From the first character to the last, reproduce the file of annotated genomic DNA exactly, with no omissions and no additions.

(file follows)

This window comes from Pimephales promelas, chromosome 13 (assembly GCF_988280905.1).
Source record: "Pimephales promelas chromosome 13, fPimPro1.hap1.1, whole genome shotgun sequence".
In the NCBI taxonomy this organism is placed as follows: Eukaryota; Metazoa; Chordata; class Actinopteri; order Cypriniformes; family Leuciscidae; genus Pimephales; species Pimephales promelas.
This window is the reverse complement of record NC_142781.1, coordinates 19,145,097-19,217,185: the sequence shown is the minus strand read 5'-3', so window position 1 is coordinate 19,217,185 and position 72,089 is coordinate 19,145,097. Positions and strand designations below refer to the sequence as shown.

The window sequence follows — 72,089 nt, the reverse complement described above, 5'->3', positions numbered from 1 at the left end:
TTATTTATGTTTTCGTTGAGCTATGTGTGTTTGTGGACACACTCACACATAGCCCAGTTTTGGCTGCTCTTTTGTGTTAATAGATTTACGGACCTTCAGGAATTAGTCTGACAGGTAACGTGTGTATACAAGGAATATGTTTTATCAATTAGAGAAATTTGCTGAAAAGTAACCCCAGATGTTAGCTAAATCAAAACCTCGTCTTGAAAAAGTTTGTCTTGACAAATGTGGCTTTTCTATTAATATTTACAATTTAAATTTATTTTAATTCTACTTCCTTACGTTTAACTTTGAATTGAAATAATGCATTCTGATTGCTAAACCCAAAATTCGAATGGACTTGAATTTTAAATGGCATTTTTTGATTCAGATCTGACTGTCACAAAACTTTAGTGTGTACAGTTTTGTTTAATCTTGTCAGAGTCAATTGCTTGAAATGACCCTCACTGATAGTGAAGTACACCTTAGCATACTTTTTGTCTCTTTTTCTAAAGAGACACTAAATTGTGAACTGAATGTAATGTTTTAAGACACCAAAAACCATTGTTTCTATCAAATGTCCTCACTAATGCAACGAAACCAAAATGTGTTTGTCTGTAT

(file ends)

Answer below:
This window comes from Pimephales promelas, chromosome 13 (assembly GCF_988280905.1).
Source record: "Pimephales promelas chromosome 13, fPimPro1.hap1.1, whole genome shotgun sequence".
In the NCBI taxonomy this organism is placed as follows: Eukaryota; Metazoa; Chordata; class Actinopteri; order Cypriniformes; family Leuciscidae; genus Pimephales; species Pimephales promelas.
This window is the reverse complement of record NC_142781.1, coordinates 19,145,097-19,217,185: the sequence shown is the minus strand read 5'-3', so window position 1 is coordinate 19,217,185 and position 72,089 is coordinate 19,145,097. Positions and strand designations below refer to the sequence as shown.

The window sequence follows — 72,089 nt, the reverse complement described above, 5'->3', positions numbered from 1 at the left end:
TTATTTATGTTTTCGTTGAGCTATGTGTGTTTGTGGACACACTCACACATAGCCCAGTTTTGGCTGCTCTTTTGTGTTAATAGATTTACGGACCTTCAGGAATTAGTCTGACAGGTAACGTGTGTATACAAGGAATATGTTTTATCAATTAGAGAAATTTGCTGAAAAGTAACCCCAGATGTTAGCTAAATCAAAACCTCGTCTTGAAAAAGTTTGTCTTGACAAATGTGGCTTTTCTATTAATATTTACAATTTAAATTTATTTTAATTCTACTTCCTTACGTTTAACTTTGAATTGAAATAATGCATTCTGATTGCTAAACCCAAAATTCGAATGGACTTGAATTTTAAATGGCATTTTTTGATTCAGATCTGACTGTCACAAAACTTTAGTGTGTACAGTTTTGTTTAATCTTGTCAGAGTCAATTGCTTGAAATGACCCTCACTGATAGTGAAGTACACCTTAGCATACTTTTTGTCTCTTTTTCTAAAGAGACACTAAATTGTGAACTGAATGTAATGTTTTAAGACACCAAAAACCATTGTTTCTATCAAATGTCCTCACTAATGCAACGAAACCAAAATGTGTTTGTCTGTAT